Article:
One positive that we can definitely build on, though, is that employment grew by four million in the 10 years before the crisis, and over 3.5 million of those jobs were in highly skilled work. I think the challenge therefore is how we help more people get from lower skilled to higher skilled work quickly.

Deborah: The ladder of progression.

Tony: Yes, exactly.

Deborah: If there was one policy that you think would make the most difference to employability, what would it be?

Tony: I think the most important policy would be one-to-one personalised individual support for people who are unemployed or underemployed to improve their lives. That won’t always be about a rapid re-entry into employment; it might be about social connections, it might be about learning, it might be about helping to address a health condition or other things that might be making their life hard.

Deborah: Functions that, for example, the Sure Start Centres used to perform for parents.

Tony: Exactly.

Deborah: What does the IES have planned for 2021?

Tony: Our first priority is evidence-based practice around labour market recovery and improvements to employment policy. Our second area will focus on how to make work better, particularly as we move to hybrid forms of working, and in particular thinking about how we ensure that supports health and wellbeing, productivity and inclusive growth.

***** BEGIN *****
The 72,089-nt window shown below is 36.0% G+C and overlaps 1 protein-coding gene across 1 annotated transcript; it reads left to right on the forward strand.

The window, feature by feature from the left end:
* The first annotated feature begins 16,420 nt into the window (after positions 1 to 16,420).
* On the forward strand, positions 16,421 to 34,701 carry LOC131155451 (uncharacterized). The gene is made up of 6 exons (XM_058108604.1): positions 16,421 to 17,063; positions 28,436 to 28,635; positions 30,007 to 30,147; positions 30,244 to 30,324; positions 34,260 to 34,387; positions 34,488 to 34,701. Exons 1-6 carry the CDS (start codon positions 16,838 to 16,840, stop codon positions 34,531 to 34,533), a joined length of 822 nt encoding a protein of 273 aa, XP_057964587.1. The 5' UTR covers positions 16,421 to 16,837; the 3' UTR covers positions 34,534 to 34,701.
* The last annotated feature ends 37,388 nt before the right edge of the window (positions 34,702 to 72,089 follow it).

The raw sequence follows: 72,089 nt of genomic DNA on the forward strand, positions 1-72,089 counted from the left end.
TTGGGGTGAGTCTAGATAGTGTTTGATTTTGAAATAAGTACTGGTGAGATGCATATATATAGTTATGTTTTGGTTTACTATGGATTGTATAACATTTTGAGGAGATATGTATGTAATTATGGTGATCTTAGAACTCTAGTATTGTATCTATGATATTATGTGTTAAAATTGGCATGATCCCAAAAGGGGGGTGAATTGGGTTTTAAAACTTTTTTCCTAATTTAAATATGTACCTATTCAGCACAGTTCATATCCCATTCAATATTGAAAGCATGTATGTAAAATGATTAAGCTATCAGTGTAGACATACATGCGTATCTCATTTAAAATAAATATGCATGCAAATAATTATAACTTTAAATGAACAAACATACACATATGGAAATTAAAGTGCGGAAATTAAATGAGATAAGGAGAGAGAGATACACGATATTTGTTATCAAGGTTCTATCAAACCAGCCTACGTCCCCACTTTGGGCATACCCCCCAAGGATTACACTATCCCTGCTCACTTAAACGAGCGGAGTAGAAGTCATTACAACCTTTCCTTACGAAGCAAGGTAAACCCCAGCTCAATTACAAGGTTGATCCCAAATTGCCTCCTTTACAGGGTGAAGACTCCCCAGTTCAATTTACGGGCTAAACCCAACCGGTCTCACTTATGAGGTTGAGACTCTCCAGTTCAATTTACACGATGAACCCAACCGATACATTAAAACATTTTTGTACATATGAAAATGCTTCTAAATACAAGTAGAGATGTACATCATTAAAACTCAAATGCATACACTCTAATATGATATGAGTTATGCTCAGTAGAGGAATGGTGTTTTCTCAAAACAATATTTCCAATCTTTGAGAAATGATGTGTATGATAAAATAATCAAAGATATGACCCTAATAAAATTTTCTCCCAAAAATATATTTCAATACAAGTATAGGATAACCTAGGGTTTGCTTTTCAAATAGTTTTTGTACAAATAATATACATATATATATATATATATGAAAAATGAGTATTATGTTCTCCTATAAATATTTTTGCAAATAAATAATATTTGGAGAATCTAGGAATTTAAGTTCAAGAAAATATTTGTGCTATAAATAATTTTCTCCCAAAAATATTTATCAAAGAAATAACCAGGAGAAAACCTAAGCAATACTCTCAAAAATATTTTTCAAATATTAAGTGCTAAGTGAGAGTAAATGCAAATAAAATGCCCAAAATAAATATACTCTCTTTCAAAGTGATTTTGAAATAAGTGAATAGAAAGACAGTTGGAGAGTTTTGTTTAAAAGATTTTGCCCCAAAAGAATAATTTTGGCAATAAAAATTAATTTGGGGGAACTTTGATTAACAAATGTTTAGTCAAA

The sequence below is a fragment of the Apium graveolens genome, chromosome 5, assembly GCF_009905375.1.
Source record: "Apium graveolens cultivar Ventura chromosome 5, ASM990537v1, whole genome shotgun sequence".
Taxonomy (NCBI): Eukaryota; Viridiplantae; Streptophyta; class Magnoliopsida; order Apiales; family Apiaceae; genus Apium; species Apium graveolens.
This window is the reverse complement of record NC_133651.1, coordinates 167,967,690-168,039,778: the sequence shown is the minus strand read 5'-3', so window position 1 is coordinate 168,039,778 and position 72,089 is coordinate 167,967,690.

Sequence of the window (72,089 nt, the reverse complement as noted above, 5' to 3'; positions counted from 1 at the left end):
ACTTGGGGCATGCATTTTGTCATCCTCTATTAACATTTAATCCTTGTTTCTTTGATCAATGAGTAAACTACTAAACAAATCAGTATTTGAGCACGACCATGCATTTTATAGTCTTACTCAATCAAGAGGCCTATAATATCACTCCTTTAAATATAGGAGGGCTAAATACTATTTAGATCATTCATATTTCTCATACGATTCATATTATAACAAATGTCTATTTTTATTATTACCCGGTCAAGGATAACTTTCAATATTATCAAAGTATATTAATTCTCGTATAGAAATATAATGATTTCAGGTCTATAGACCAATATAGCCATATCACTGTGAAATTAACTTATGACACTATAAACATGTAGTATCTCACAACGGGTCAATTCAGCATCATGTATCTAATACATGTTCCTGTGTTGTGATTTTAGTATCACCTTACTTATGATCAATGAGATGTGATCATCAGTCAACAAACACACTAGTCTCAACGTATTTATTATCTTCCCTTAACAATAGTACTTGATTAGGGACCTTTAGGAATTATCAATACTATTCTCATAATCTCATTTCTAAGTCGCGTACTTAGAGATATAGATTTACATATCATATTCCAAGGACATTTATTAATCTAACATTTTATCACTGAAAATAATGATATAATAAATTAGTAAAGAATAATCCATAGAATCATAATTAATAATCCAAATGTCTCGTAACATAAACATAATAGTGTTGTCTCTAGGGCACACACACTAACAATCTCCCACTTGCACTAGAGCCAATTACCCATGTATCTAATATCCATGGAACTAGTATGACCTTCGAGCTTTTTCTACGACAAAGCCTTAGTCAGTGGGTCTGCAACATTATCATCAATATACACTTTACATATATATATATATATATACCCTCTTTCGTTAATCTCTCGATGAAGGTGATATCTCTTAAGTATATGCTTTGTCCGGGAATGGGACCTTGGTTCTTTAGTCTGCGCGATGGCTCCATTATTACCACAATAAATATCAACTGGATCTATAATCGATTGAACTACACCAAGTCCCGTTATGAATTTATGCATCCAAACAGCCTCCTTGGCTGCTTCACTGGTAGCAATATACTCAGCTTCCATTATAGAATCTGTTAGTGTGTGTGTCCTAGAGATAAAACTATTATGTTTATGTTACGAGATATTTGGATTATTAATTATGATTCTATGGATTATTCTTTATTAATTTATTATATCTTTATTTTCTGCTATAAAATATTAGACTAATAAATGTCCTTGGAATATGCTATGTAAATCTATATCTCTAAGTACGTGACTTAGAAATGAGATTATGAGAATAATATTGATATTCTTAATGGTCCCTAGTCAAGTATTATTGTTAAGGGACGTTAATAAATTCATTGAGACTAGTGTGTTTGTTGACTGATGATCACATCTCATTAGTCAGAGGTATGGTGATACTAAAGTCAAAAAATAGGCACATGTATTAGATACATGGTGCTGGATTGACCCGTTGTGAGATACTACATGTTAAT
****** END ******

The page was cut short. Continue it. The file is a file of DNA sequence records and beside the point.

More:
And then the third area for us is to support a more inclusive and diverse labour market. I don’t think anyone could have lived through the last year and not been impacted personally and professionally by the Black Lives Matter movement and in the past month the death of Sarah Everard. These events have been a wake-up call for all of us, I think, in looking at how we recognise and promote diversity and inclusion in our lives and in our workplaces too.

Deborah: That sounds very inspiring. Thank you so much for joining us.

Lifetime signs up to Aptem to deliver integrated learning experience

Lifetime, the largest training provider in the UK, has signed up to EdTech SaaS platform Aptem to deliver apprenticeships and Kickstart programmes. The contract was signed in March 2021 and Lifetime and Aptem are working closely to onboard Lifetime’s apprenticeship programmes, alongside the successful implementation and launch of Kickstart in April 2021.

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Mental health and wellbeing, resilience and the pandemic

Since the pandemic started, global mental health has declined significantly. Alongside the stresses caused by chronic uncertainty, isolation and grief, rising unemployment has contributed to a drop in mental wellbeing in populations around the world.
Here, we examine how mental health has changed as a result of the coronavirus, how this converges with experiences of unemployment, and what jobseekers and employers can do to safeguard themselves and others.